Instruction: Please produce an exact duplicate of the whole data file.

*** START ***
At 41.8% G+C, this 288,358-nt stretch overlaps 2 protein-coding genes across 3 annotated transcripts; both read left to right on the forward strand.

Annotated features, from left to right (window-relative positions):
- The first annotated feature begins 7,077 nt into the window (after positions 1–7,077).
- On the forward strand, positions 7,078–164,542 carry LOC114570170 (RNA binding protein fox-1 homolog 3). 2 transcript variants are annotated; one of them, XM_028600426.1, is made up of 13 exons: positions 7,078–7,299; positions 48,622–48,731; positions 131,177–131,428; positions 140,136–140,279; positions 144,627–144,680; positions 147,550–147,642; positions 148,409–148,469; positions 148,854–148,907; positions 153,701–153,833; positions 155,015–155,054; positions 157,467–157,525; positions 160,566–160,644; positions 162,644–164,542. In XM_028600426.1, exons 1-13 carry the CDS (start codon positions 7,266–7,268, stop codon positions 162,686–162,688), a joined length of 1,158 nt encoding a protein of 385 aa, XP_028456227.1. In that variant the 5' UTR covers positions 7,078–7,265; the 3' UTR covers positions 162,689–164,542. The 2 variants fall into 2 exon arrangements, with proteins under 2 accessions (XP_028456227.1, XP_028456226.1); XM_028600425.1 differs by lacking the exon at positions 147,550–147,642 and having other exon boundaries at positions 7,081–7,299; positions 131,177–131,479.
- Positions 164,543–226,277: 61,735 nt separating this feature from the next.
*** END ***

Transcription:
At 41.8% G+C, this 288,358-nt stretch overlaps 2 protein-coding genes across 3 annotated transcripts; both read left to right on the forward strand.

Annotated features, from left to right (window-relative positions):
- The first annotated feature begins 7,077 nt into the window (after positions 1–7,077).
- On the forward strand, positions 7,078–164,542 carry LOC114570170 (RNA binding protein fox-1 homolog 3). 2 transcript variants are annotated; one of them, XM_028600426.1, is made up of 13 exons: positions 7,078–7,299; positions 48,622–48,731; positions 131,177–131,428; positions 140,136–140,279; positions 144,627–144,680; positions 147,550–147,642; positions 148,409–148,469; positions 148,854–148,907; positions 153,701–153,833; positions 155,015–155,054; positions 157,467–157,525; positions 160,566–160,644; positions 162,644–164,542. In XM_028600426.1, exons 1-13 carry the CDS (start codon positions 7,266–7,268, stop codon positions 162,686–162,688), a joined length of 1,158 nt encoding a protein of 385 aa, XP_028456227.1. In that variant the 5' UTR covers positions 7,078–7,265; the 3' UTR covers positions 162,689–164,542. The 2 variants fall into 2 exon arrangements, with proteins under 2 accessions (XP_028456227.1, XP_028456226.1); XM_028600425.1 differs by lacking the exon at positions 147,550–147,642 and having other exon boundaries at positions 7,081–7,299; positions 131,177–131,479.
- Positions 164,543–226,277: 61,735 nt separating this feature from the next.